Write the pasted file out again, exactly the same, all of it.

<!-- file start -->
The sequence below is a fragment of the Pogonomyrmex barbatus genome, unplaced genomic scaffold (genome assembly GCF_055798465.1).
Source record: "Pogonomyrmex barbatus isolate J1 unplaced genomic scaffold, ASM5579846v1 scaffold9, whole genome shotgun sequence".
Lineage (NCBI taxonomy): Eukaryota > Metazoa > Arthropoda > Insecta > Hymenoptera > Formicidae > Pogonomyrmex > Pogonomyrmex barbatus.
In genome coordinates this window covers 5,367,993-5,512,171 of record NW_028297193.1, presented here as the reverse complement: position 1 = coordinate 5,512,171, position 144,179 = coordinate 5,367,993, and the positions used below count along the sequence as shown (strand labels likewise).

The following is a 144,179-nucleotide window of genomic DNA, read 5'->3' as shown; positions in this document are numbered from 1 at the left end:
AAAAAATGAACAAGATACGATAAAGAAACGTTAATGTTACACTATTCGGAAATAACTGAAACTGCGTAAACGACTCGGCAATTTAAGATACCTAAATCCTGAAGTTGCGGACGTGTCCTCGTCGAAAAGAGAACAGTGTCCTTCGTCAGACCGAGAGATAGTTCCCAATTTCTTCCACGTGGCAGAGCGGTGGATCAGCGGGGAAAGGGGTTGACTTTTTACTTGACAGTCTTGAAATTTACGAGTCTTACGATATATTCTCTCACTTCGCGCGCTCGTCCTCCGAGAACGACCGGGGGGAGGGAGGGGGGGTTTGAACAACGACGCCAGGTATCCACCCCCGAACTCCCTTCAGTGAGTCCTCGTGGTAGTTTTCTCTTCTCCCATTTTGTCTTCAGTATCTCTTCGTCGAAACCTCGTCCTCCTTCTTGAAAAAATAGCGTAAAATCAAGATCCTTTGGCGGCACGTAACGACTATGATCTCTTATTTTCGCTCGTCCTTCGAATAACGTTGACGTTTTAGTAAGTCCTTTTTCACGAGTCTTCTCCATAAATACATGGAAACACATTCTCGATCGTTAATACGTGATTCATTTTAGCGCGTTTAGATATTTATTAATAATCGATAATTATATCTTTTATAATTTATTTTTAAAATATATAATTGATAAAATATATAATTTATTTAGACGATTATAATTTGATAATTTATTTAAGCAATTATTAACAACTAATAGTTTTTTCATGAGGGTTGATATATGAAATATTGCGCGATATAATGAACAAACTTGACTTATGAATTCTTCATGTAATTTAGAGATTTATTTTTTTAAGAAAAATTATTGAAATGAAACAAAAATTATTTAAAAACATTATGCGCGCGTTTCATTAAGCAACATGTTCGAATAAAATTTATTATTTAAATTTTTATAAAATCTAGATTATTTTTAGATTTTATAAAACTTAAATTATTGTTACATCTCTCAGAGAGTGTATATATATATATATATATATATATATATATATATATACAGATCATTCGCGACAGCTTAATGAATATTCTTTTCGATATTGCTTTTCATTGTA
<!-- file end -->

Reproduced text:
The sequence below is a fragment of the Pogonomyrmex barbatus genome, unplaced genomic scaffold (genome assembly GCF_055798465.1).
Source record: "Pogonomyrmex barbatus isolate J1 unplaced genomic scaffold, ASM5579846v1 scaffold9, whole genome shotgun sequence".
Lineage (NCBI taxonomy): Eukaryota > Metazoa > Arthropoda > Insecta > Hymenoptera > Formicidae > Pogonomyrmex > Pogonomyrmex barbatus.
In genome coordinates this window covers 5,367,993-5,512,171 of record NW_028297193.1, presented here as the reverse complement: position 1 = coordinate 5,512,171, position 144,179 = coordinate 5,367,993, and the positions used below count along the sequence as shown (strand labels likewise).

The following is a 144,179-nucleotide window of genomic DNA, read 5'->3' as shown; positions in this document are numbered from 1 at the left end:
AAAAAATGAACAAGATACGATAAAGAAACGTTAATGTTACACTATTCGGAAATAACTGAAACTGCGTAAACGACTCGGCAATTTAAGATACCTAAATCCTGAAGTTGCGGACGTGTCCTCGTCGAAAAGAGAACAGTGTCCTTCGTCAGACCGAGAGATAGTTCCCAATTTCTTCCACGTGGCAGAGCGGTGGATCAGCGGGGAAAGGGGTTGACTTTTTACTTGACAGTCTTGAAATTTACGAGTCTTACGATATATTCTCTCACTTCGCGCGCTCGTCCTCCGAGAACGACCGGGGGGAGGGAGGGGGGGTTTGAACAACGACGCCAGGTATCCACCCCCGAACTCCCTTCAGTGAGTCCTCGTGGTAGTTTTCTCTTCTCCCATTTTGTCTTCAGTATCTCTTCGTCGAAACCTCGTCCTCCTTCTTGAAAAAATAGCGTAAAATCAAGATCCTTTGGCGGCACGTAACGACTATGATCTCTTATTTTCGCTCGTCCTTCGAATAACGTTGACGTTTTAGTAAGTCCTTTTTCACGAGTCTTCTCCATAAATACATGGAAACACATTCTCGATCGTTAATACGTGATTCATTTTAGCGCGTTTAGATATTTATTAATAATCGATAATTATATCTTTTATAATTTATTTTTAAAATATATAATTGATAAAATATATAATTTATTTAGACGATTATAATTTGATAATTTATTTAAGCAATTATTAACAACTAATAGTTTTTTCATGAGGGTTGATATATGAAATATTGCGCGATATAATGAACAAACTTGACTTATGAATTCTTCATGTAATTTAGAGATTTATTTTTTTAAGAAAAATTATTGAAATGAAACAAAAATTATTTAAAAACATTATGCGCGCGTTTCATTAAGCAACATGTTCGAATAAAATTTATTATTTAAATTTTTATAAAATCTAGATTATTTTTAGATTTTATAAAACTTAAATTATTGTTACATCTCTCAGAGAGTGTATATATATATATATATATATATATATATATATATATACAGATCATTCGCGACAGCTTAATGAATATTCTTTTCGATATTGCTTTTCATTGTA